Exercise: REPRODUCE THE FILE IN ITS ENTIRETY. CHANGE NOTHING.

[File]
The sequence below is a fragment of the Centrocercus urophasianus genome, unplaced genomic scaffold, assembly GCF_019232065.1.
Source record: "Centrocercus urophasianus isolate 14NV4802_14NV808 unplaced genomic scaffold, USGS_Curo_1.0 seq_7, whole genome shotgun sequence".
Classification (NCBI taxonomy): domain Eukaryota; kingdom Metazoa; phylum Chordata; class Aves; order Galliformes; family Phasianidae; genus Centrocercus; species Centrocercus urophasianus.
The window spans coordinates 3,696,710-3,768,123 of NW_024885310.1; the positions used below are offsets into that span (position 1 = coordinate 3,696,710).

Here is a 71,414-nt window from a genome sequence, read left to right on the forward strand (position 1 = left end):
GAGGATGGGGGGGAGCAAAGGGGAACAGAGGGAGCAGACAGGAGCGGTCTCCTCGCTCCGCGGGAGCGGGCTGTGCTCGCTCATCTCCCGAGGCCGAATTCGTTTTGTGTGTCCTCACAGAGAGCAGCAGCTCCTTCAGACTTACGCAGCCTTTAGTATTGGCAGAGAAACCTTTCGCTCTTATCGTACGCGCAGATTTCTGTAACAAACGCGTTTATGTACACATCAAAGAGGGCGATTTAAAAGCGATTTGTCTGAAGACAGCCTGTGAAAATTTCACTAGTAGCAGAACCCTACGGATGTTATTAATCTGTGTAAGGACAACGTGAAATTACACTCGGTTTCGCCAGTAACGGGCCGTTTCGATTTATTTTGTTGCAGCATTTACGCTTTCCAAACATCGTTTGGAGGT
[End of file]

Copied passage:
The sequence below is a fragment of the Centrocercus urophasianus genome, unplaced genomic scaffold, assembly GCF_019232065.1.
Source record: "Centrocercus urophasianus isolate 14NV4802_14NV808 unplaced genomic scaffold, USGS_Curo_1.0 seq_7, whole genome shotgun sequence".
Classification (NCBI taxonomy): domain Eukaryota; kingdom Metazoa; phylum Chordata; class Aves; order Galliformes; family Phasianidae; genus Centrocercus; species Centrocercus urophasianus.
The window spans coordinates 3,696,710-3,768,123 of NW_024885310.1; the positions used below are offsets into that span (position 1 = coordinate 3,696,710).

Here is a 71,414-nt window from a genome sequence, read left to right on the forward strand (position 1 = left end):
GAGGATGGGGGGGAGCAAAGGGGAACAGAGGGAGCAGACAGGAGCGGTCTCCTCGCTCCGCGGGAGCGGGCTGTGCTCGCTCATCTCCCGAGGCCGAATTCGTTTTGTGTGTCCTCACAGAGAGCAGCAGCTCCTTCAGACTTACGCAGCCTTTAGTATTGGCAGAGAAACCTTTCGCTCTTATCGTACGCGCAGATTTCTGTAACAAACGCGTTTATGTACACATCAAAGAGGGCGATTTAAAAGCGATTTGTCTGAAGACAGCCTGTGAAAATTTCACTAGTAGCAGAACCCTACGGATGTTATTAATCTGTGTAAGGACAACGTGAAATTACACTCGGTTTCGCCAGTAACGGGCCGTTTCGATTTATTTTGTTGCAGCATTTACGCTTTCCAAACATCGTTTGGAGGT